And for East Asians like me, please, please do away with the criminal storylines – there really are more of us in this country who are doctors, nurses, lawyers and accountants than there are triads, illegal immigrants and prostitutes. I’d like to see more stories about the second generation.
Do you think there are some things that have gone in your favour because you are from a diverse background? What do you think about the various diversity schemes on offer? I think I was lucky in that the BBC were open to doing a Chinese based kids drama and following on from Spirit Warriors, I get a lot of offers for films based on Chinese themes or martial arts – though clearly that’s just one aspect of what I am interested in.
I can’t really speak for the various diversity schemes as I’m not really up on what is available at the moment. The only one I have done is a two week development scheme called Compass Point which is run by The National Film and Television School and B3 – it put me in touch with some useful contacts and gave me access to camera and edit suites so that I could shoot my first short film, Isolation 9.
Were there any cultural barriers stopping you from pursuing this career? How supportive were your family? Are Chinese families generally supportive of their children pursuing careers like this? Mine weren’t supportive at first but that’s because it’s just not anything they know or understand. Both my parents never even finished school so it became a big deal for them just to find paid work and there I was saying I was going to be a screenwriter and film director! My mum would’ve much preferred it if I was a sensible lawyer earning a reliable income.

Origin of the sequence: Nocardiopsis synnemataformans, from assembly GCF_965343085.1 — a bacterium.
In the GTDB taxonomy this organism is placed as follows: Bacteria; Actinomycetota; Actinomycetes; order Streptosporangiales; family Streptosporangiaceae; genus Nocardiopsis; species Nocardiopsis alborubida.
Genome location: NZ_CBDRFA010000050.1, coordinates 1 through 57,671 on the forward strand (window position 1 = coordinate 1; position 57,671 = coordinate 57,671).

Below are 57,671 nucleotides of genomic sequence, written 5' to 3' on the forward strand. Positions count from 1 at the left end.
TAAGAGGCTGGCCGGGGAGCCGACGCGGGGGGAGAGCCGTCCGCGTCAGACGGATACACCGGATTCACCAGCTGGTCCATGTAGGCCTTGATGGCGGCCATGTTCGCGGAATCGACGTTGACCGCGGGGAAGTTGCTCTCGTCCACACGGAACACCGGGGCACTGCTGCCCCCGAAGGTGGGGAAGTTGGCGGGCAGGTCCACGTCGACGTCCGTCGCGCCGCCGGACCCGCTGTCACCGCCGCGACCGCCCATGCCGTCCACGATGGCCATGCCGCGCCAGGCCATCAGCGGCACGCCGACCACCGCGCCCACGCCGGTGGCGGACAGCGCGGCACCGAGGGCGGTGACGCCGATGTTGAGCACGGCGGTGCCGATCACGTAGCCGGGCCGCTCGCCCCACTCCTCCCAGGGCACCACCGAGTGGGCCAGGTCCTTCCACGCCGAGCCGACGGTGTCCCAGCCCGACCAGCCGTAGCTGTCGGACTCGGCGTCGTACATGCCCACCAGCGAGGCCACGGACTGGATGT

And speaking for the Chinese families that I know, no, they usually prefer their children to have a career where the risks are minimal and the rewards high, which makes sense. It takes a brave parent who can stand by and watch their child pursue something that might never happen and will probably get them into tons of debt in the process which is the reality of pursuing such a career if you don’t have parents with bottomless pockets. I had to sell my flat to fund my writing because the writing wasn’t paying enough to live on – and this was when I had a series in development. That’s the sad state of affairs in this country.
Had you pitched any other ideas before Spirit Warriors and how successful were they? I had pitched a few dramas. Some were turned down because they were too high concept, others, for really ridiculous reasons which I won’t go into now. I was also a neophyte writer, so that was a strike against me since all my ideas would’ve cost quite a bit to make. I love any story with a more fantastical edge to it.